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How does consignment work? (Your guide to starting a used-clothes side hustle)

If you’re looking for ways to make extra money on the side, then look no further than your own closet.

Without even knowing it, you could have a gold mine of items that can be sold on consignment. Most areas have consignment shops, a retailer that will take on consigned goods for a piece of the proceeds if they are able to sell the merchandise.

From the winter coat that you only wore once to those must-have shoes that are unbearable to wear, you have the makings of a used-clothes side hustle. And as you build your  consignment inventory for resale, keep in mind that there’s specific demand for women’s clothing, children’s clothing, and special use products like maternity wear.

In this post, I’ll share exactly how consignment works and how you can start earning extra cash from selling your used clothes.

How does consignment work?

In simple terms, consigning is the practice of allowing someone else to hold and sell your items for you. This is done with the agreement that once the items are sold, you will be paid a percentage of the profits or some set amount upfront.

If you are looking to consign your items, you have two options.

The first option is to sell through a consignment shop.

Consignment shops are brick-and-mortar businesses that you can sell through at any time. (Many will also list some items online). These stores are typically independently owned; however, there are some established chain consignment stores.

When working with a consignment store, you’ll likely receive an upfront payment that will be significantly less than the price that the item is sold for. This is to compensate for holding and marketing the items, as well as the risk of the item not selling.

The benefit of working with a shop is that you will immediately get cash for your items. It’s a great option for when you have a few items that you would like to get rid of and want to make extra cash quickly.

How consignment sales events work

The second option for consigning is through consignment sales events. Consignment sales are limited-time, often seasonal, events that are open to the public. These sales are typically organized by independent businesses and target a specific age group or item type.

For example, each year a local business in my area hosts a children’s consignment sale. This event provides the opportunity to sell and purchase used children’s clothes and toys. As a seller, you can register to participate in an event and contribute any of the host’s approved items to the sale.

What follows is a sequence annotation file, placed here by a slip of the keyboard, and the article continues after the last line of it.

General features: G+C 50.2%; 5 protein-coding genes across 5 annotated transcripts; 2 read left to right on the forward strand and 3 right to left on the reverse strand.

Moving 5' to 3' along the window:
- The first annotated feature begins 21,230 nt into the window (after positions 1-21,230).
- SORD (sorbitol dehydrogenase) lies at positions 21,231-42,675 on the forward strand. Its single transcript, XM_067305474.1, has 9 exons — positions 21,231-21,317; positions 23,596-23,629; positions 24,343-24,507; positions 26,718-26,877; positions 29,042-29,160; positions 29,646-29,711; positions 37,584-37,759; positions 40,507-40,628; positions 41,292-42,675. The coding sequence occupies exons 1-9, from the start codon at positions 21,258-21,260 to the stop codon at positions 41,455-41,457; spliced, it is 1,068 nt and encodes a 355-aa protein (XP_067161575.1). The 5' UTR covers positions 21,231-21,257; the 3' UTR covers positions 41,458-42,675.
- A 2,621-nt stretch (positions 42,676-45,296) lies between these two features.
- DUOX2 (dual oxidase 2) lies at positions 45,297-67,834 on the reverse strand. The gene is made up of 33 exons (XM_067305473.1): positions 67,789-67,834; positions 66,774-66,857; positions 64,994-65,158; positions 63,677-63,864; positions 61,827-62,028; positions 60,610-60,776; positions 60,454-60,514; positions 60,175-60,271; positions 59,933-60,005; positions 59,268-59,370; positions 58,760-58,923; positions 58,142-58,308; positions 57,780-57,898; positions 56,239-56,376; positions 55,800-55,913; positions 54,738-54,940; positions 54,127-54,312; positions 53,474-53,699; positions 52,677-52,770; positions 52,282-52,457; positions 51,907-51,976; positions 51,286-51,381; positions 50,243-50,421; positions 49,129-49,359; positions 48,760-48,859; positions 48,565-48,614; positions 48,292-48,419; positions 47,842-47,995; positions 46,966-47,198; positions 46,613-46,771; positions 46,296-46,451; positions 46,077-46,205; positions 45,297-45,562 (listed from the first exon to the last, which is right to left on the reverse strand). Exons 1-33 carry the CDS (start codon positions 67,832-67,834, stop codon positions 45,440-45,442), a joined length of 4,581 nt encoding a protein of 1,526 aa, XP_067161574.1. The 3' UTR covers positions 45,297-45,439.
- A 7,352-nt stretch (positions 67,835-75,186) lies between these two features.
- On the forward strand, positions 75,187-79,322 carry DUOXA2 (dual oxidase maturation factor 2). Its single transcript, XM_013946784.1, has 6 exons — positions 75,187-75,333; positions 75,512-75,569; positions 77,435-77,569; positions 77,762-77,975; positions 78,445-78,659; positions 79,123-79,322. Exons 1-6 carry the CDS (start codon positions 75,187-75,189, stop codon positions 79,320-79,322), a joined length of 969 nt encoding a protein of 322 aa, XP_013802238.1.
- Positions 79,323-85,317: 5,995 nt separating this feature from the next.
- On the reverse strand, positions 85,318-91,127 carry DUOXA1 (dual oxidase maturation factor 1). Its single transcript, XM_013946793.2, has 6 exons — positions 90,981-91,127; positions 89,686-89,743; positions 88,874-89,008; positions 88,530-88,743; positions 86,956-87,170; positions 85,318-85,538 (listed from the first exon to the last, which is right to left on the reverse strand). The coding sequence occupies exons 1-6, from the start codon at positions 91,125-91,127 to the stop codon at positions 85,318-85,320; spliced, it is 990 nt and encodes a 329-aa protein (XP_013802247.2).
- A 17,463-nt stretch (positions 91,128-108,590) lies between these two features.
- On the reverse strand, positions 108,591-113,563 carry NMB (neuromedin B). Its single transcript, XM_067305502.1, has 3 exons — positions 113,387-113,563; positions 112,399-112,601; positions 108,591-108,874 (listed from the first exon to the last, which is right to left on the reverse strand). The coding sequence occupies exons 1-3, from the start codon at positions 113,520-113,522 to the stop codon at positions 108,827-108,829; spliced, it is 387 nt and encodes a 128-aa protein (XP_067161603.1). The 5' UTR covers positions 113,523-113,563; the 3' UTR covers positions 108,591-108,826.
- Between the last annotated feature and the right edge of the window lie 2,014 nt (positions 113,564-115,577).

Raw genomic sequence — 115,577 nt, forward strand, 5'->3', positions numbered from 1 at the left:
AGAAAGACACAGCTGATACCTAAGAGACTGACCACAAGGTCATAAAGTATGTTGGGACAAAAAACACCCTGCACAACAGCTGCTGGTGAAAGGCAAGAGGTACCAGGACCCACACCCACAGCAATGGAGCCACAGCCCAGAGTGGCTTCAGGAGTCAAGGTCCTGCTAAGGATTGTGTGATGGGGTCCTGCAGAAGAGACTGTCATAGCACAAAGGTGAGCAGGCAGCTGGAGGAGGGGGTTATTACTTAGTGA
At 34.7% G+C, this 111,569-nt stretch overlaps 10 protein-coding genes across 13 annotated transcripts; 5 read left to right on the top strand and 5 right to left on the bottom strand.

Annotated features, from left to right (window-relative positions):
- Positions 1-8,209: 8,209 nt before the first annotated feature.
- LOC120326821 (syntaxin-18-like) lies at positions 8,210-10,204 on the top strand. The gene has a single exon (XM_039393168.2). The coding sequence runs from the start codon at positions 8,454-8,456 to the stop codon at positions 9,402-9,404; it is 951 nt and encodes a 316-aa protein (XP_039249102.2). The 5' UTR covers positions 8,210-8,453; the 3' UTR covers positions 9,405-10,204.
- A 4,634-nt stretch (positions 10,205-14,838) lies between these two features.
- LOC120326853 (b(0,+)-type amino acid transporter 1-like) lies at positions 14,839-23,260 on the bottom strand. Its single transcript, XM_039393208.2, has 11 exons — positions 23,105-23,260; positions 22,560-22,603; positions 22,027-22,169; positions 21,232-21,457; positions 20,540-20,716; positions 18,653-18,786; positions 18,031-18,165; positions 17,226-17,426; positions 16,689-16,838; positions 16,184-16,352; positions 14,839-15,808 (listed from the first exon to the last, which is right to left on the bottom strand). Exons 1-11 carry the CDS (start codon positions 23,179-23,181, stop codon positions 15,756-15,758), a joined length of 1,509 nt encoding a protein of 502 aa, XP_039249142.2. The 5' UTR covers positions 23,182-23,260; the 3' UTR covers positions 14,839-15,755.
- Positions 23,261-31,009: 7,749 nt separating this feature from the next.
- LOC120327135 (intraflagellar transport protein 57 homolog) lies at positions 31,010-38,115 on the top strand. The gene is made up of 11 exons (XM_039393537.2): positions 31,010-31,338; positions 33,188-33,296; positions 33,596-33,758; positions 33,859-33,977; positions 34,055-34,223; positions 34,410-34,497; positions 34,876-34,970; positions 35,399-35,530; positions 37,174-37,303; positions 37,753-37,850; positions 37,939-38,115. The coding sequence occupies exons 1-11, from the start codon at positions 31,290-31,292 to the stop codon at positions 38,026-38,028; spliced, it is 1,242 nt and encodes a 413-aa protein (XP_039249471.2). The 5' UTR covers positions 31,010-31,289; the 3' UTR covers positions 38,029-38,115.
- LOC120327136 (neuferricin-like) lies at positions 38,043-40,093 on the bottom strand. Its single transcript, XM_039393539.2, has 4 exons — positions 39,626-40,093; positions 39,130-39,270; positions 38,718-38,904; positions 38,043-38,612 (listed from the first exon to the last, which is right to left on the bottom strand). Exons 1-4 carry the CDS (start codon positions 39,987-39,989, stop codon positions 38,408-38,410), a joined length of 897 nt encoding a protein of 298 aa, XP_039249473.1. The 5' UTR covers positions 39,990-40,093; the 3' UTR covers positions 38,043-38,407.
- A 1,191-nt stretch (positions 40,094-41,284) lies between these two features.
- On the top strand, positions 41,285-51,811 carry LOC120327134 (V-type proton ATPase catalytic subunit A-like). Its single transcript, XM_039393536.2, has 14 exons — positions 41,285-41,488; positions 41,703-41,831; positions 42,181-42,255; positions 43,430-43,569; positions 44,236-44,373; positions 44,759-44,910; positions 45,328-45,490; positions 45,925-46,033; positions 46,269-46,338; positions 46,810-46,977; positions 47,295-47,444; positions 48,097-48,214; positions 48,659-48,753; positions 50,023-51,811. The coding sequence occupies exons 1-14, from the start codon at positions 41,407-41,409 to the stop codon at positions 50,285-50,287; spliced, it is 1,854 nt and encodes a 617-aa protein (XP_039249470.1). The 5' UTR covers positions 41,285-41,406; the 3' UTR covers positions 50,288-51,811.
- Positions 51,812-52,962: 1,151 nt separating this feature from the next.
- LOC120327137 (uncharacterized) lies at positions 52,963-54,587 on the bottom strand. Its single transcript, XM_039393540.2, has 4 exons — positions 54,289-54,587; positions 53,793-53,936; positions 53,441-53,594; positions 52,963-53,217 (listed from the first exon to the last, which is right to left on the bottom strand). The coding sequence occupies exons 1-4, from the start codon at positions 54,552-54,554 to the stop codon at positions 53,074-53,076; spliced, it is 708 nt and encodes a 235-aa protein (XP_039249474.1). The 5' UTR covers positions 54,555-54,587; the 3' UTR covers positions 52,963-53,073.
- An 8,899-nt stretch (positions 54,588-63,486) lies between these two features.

Consignment sales work very similarly to the way that selling through a consignment shop would. You provide items to be sold and you will receive a portion of the profits. However, unlike consignment shops, you are required to organize, hang, and tag your own items for a consignment sale. If your items don’t sell, you can simply retrieve them after the event is over or have the organizer donate them to charity.

Those who consign are typically attracted to these events because they are able to sell their items much faster and in larger quantities than they could through a shop. Consignment sales also offer more traffic and those who attend are usually bargain shoppers looking for deals.

How to participate in a consignment sale

A quick Google search will provide you with a list of upcoming consignment sales in your area that you can participate in. You must register for these events in order to become a seller and there is typically a non-refundable registration fee required.

Before registering, you will need to determine if the items that you would like to sell will be accepted for the event. The organizer will have a list of these items on their website or within their seller’s handbook.

More established event organizers will have an online portal where you can register, list your items, and access additional information.

Each event will have its own payout percentage for items that are sold, although you can expect upwards of 65%.

Once the event is over, you may pick up your unsold items and the event organizer will issue your payout within an established timeframe.

How to prepare for a consignment event

When registering to participate in an event as a consignor, you will be given a seller’s handbook. In fact, you can usually access this on the event website without registering. This seller’s guide is an example of what you can expect.

Your handbook will detail all of the information that you need to know in order to prepare for the event. In general, preparation for a consignment event is the same. Read over the handbook and familiarize yourself with the guidelines for the sale. (You will have agreed to these guidelines upon registration).

  • Determine which items you will sell based on the list of accepted items and what will likely earn you the most money.
  • Prep your items by cleaning and ironing (or dry cleaning) them.
  • Put your items on hangers as instructed in your handbook.
  • Decide on the price for each item that you will be selling.